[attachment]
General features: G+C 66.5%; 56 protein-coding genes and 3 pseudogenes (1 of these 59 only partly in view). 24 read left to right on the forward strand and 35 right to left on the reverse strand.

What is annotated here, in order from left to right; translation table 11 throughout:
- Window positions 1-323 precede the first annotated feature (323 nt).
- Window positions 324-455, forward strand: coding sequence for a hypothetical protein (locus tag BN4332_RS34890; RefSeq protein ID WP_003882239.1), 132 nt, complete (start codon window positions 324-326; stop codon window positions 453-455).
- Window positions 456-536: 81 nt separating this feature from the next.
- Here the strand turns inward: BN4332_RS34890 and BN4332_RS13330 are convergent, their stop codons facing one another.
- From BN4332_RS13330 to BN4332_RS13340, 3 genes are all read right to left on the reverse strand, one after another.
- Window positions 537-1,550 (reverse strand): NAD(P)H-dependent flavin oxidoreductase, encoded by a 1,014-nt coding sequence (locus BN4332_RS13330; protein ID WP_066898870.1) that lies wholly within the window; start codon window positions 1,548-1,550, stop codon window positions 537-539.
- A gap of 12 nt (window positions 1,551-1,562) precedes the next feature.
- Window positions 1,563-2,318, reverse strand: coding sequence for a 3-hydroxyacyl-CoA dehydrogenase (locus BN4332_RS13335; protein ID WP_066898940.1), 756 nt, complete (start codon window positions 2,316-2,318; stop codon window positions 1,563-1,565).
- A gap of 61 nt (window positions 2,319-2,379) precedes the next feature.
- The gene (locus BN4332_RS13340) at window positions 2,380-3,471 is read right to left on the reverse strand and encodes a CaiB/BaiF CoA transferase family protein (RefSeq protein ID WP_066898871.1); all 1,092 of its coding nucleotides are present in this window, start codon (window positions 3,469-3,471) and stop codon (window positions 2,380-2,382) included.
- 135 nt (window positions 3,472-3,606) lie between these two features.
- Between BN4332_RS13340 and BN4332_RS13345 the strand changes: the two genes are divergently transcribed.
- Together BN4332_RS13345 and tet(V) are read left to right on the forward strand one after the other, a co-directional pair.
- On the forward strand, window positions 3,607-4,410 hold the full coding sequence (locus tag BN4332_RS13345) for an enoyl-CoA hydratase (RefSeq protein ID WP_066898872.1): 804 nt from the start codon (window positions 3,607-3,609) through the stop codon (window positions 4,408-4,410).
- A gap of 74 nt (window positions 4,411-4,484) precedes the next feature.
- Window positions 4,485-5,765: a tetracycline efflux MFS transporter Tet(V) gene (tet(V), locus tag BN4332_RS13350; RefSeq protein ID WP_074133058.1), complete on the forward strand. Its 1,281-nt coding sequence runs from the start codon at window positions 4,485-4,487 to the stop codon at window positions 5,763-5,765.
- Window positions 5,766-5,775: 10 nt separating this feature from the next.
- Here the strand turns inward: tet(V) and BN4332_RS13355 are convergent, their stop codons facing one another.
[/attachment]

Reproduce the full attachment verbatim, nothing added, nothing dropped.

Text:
General features: G+C 66.5%; 56 protein-coding genes and 3 pseudogenes (1 of these 59 only partly in view). 24 read left to right on the forward strand and 35 right to left on the reverse strand.

What is annotated here, in order from left to right; translation table 11 throughout:
- Window positions 1-323 precede the first annotated feature (323 nt).
- Window positions 324-455, forward strand: coding sequence for a hypothetical protein (locus tag BN4332_RS34890; RefSeq protein ID WP_003882239.1), 132 nt, complete (start codon window positions 324-326; stop codon window positions 453-455).
- Window positions 456-536: 81 nt separating this feature from the next.
- Here the strand turns inward: BN4332_RS34890 and BN4332_RS13330 are convergent, their stop codons facing one another.
- From BN4332_RS13330 to BN4332_RS13340, 3 genes are all read right to left on the reverse strand, one after another.
- Window positions 537-1,550 (reverse strand): NAD(P)H-dependent flavin oxidoreductase, encoded by a 1,014-nt coding sequence (locus BN4332_RS13330; protein ID WP_066898870.1) that lies wholly within the window; start codon window positions 1,548-1,550, stop codon window positions 537-539.
- A gap of 12 nt (window positions 1,551-1,562) precedes the next feature.
- Window positions 1,563-2,318, reverse strand: coding sequence for a 3-hydroxyacyl-CoA dehydrogenase (locus BN4332_RS13335; protein ID WP_066898940.1), 756 nt, complete (start codon window positions 2,316-2,318; stop codon window positions 1,563-1,565).
- A gap of 61 nt (window positions 2,319-2,379) precedes the next feature.
- The gene (locus BN4332_RS13340) at window positions 2,380-3,471 is read right to left on the reverse strand and encodes a CaiB/BaiF CoA transferase family protein (RefSeq protein ID WP_066898871.1); all 1,092 of its coding nucleotides are present in this window, start codon (window positions 3,469-3,471) and stop codon (window positions 2,380-2,382) included.
- 135 nt (window positions 3,472-3,606) lie between these two features.
- Between BN4332_RS13340 and BN4332_RS13345 the strand changes: the two genes are divergently transcribed.
- Together BN4332_RS13345 and tet(V) are read left to right on the forward strand one after the other, a co-directional pair.
- On the forward strand, window positions 3,607-4,410 hold the full coding sequence (locus tag BN4332_RS13345) for an enoyl-CoA hydratase (RefSeq protein ID WP_066898872.1): 804 nt from the start codon (window positions 3,607-3,609) through the stop codon (window positions 4,408-4,410).
- A gap of 74 nt (window positions 4,411-4,484) precedes the next feature.
- Window positions 4,485-5,765: a tetracycline efflux MFS transporter Tet(V) gene (tet(V), locus tag BN4332_RS13350; RefSeq protein ID WP_074133058.1), complete on the forward strand. Its 1,281-nt coding sequence runs from the start codon at window positions 4,485-4,487 to the stop codon at window positions 5,763-5,765.
- Window positions 5,766-5,775: 10 nt separating this feature from the next.
- Here the strand turns inward: tet(V) and BN4332_RS13355 are convergent, their stop codons facing one another.